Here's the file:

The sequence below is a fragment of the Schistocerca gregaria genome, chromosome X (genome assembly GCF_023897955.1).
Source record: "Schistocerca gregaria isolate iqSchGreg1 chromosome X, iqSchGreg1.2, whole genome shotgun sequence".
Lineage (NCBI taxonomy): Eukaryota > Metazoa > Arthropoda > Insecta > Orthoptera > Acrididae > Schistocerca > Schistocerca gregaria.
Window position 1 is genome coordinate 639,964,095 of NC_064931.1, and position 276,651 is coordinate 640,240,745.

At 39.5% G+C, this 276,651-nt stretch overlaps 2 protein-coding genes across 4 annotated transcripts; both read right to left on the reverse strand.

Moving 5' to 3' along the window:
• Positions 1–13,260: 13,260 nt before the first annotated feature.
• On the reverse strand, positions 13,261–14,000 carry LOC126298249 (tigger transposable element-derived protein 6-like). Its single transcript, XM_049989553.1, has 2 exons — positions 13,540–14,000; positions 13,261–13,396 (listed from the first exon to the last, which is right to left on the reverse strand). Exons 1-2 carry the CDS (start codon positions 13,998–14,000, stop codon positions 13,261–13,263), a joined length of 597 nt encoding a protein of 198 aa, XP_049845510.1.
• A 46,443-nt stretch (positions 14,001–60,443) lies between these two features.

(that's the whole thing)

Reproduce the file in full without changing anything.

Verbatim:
The sequence below is a fragment of the Schistocerca gregaria genome, chromosome X (genome assembly GCF_023897955.1).
Source record: "Schistocerca gregaria isolate iqSchGreg1 chromosome X, iqSchGreg1.2, whole genome shotgun sequence".
Lineage (NCBI taxonomy): Eukaryota > Metazoa > Arthropoda > Insecta > Orthoptera > Acrididae > Schistocerca > Schistocerca gregaria.
Window position 1 is genome coordinate 639,964,095 of NC_064931.1, and position 276,651 is coordinate 640,240,745.

At 39.5% G+C, this 276,651-nt stretch overlaps 2 protein-coding genes across 4 annotated transcripts; both read right to left on the reverse strand.

Moving 5' to 3' along the window:
• Positions 1–13,260: 13,260 nt before the first annotated feature.
• On the reverse strand, positions 13,261–14,000 carry LOC126298249 (tigger transposable element-derived protein 6-like). Its single transcript, XM_049989553.1, has 2 exons — positions 13,540–14,000; positions 13,261–13,396 (listed from the first exon to the last, which is right to left on the reverse strand). Exons 1-2 carry the CDS (start codon positions 13,998–14,000, stop codon positions 13,261–13,263), a joined length of 597 nt encoding a protein of 198 aa, XP_049845510.1.
• A 46,443-nt stretch (positions 14,001–60,443) lies between these two features.